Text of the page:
The NAB has come out in support of a bill that would increase government oversight of TV ratings.
"As a matter of principle, NAB generally preferse voluntary inter-industry cooperation to additional government involvement as a solution to these issues. however, in the absence of voluntary resolution, we wish to voice our support for S. 1272," NAB President Eddie Fritts wrote Senator Conrad Burns (R-Mont.), who introduced the bill.
NAB pointed to the "absence of a fully competitive market," in advocating the legislation.
The bill would require Nielsen or any other TV ratings system to get accreditation by the Media Ratings Council for its system or any changes to its system.
The bill would also mandate accuracy in "all the aspects of audience viewing behavior that it is intended, or is represented, to convey, using accurate statistical methods and social sciences data," a mandate that would appear somewhat problematicin its enforcement, though clients could sue for inaccuracy.
The MRC would also be required to report annually to the FTC, FCC and Congress.
The council was created by Congress in the 1960's, but its accreditation is voluntary not mandatory.
That accreditation has become an issue lately with the roll-out of Nielsen's Local People Meters, which have drawn criticism from some stations, including Fox, Tribune and Allbritton, for undercounting minorities and younger viewers.
Nielsen is working to improve fault rates for the meters--people unable to use them effectively, but also contends the ratings more accurately reflect changes in viewing patterns, including the flight of some viewers to other media, including cable.
The Fox-backed Don't Count Us Out coalition opposing the meters has been lobbying hard for the bill, and a complementary one in the House, in Washington.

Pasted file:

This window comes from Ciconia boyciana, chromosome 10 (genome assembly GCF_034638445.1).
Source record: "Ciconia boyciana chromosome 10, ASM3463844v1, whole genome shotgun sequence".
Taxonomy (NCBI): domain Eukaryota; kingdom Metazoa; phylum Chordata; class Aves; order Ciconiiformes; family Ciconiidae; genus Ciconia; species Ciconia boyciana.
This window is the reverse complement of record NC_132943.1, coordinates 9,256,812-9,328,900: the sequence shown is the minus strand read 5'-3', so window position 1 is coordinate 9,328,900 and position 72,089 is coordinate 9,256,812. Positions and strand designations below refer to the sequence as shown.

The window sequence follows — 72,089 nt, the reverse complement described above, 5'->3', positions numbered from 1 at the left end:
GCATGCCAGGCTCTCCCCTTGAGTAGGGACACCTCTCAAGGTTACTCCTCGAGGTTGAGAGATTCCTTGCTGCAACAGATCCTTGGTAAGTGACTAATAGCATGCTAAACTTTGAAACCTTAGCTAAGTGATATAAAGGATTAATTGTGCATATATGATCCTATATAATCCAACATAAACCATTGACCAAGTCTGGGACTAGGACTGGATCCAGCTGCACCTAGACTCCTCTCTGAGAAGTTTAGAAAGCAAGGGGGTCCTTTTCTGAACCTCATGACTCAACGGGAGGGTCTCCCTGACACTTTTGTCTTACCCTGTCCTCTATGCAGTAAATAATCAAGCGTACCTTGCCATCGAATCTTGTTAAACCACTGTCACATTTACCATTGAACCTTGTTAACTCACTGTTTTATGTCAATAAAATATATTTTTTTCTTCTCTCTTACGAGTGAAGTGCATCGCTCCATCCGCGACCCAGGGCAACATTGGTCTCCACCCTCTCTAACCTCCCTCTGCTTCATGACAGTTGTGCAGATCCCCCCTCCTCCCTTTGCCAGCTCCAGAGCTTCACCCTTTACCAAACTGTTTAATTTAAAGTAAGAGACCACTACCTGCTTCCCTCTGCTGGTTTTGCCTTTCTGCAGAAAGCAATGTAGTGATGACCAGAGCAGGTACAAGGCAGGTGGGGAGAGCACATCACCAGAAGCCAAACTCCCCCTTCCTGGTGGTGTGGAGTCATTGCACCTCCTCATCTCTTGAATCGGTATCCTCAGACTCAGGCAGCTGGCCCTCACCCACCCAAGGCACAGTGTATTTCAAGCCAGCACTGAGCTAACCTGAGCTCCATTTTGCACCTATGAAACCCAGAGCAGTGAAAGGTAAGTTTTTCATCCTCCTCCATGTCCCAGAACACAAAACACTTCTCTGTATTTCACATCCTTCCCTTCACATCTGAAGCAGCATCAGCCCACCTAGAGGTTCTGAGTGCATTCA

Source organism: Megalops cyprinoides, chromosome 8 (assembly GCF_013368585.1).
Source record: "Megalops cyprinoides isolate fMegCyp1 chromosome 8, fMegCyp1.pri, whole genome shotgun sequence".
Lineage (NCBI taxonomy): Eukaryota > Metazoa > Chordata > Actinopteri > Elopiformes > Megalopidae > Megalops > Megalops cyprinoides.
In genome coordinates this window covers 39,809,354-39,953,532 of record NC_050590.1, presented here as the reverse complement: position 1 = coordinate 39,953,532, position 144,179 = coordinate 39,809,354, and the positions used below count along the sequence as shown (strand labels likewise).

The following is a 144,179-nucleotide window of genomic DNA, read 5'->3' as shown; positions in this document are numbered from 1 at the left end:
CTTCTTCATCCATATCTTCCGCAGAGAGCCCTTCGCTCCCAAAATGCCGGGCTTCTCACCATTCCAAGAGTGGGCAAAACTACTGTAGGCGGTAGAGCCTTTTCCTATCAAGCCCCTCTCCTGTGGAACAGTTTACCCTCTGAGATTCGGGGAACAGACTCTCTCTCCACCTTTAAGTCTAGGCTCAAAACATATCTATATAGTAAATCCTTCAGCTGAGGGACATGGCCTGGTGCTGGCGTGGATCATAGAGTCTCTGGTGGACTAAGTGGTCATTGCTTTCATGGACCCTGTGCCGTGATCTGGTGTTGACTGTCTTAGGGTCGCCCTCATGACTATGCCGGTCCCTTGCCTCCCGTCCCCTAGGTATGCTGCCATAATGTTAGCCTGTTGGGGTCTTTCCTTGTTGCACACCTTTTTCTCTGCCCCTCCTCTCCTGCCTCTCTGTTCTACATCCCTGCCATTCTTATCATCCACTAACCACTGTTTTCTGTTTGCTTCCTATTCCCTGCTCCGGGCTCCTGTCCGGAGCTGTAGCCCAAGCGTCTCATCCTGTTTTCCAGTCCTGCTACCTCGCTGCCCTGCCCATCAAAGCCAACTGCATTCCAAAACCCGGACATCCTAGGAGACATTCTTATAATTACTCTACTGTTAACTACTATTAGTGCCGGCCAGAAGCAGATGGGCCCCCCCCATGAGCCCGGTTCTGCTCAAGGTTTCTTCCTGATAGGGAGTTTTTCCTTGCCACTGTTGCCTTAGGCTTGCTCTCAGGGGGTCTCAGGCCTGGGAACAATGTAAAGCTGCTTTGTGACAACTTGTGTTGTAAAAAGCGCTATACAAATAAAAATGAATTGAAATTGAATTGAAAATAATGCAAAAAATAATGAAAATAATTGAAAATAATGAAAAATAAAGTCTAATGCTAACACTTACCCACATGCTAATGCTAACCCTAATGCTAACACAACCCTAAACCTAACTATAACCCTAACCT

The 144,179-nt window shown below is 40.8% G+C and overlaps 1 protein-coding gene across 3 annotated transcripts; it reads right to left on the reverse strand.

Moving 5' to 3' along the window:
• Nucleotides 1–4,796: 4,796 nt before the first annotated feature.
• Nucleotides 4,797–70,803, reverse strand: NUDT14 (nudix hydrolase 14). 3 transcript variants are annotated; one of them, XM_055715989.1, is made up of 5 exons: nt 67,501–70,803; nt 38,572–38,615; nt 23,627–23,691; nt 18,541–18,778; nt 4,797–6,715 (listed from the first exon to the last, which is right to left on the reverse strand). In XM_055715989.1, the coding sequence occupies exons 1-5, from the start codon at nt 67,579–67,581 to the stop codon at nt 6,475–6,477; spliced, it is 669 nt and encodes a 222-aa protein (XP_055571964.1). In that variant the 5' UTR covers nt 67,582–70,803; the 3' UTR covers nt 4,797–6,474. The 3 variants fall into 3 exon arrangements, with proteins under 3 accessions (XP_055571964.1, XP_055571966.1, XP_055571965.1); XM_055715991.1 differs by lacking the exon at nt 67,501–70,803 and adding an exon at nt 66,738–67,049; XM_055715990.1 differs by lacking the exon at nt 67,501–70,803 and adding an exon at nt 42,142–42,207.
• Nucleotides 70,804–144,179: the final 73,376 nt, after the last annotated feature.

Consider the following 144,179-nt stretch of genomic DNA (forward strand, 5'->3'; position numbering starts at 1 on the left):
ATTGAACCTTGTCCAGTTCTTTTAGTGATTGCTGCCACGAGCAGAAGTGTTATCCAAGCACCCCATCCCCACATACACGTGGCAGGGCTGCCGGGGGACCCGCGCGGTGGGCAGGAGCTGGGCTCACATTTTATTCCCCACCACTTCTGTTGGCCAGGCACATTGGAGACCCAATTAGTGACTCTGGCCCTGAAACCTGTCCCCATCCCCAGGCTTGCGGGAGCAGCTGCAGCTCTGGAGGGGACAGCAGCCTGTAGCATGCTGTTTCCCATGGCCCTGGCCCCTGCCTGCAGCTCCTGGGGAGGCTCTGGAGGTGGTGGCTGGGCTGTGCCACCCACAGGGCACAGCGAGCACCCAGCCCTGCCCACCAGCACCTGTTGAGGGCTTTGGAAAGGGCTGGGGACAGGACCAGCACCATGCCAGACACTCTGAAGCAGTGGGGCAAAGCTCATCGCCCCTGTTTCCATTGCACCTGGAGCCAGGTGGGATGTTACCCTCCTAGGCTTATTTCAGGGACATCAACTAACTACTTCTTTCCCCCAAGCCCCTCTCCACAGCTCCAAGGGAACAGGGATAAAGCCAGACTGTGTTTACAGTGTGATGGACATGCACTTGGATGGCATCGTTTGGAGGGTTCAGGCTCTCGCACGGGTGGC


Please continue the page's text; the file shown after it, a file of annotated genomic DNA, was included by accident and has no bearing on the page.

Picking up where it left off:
Fritts said in the letter that "further modification of the bill may be necessary," but that "we stand ready to work with you and your staff."
For its part, Nielsen said NAB had traded principles for profit: "We are surprised that the NAB, which has been a champion of the free market and a free broadcasting system, would abandon its position under pressure from some of its largest members who are so desperately seeking the government's support to prop up their financial empires," said Nielsen in a statement, "and this at the expense of minority-owned channels who need the more accurate ratings technology to compete.
"The NAB has sacrificed its principles on the alter of greed. There is also a warning here: it is about he who foolishly rides the back of the tiger..."
In its defense, Nielsen pointed to a letter to Congress opposing the from Comcast Spotlight, which sells ad time on cable. In the letter, Comcast Spotlight President Charles Thurston says that "the continuing effort by some in the broadcasting industry to impede technological progress...will harm viewers, advertisers, and programmers."
Some, though not all, cable networks have seen their ratings go up with People Meters.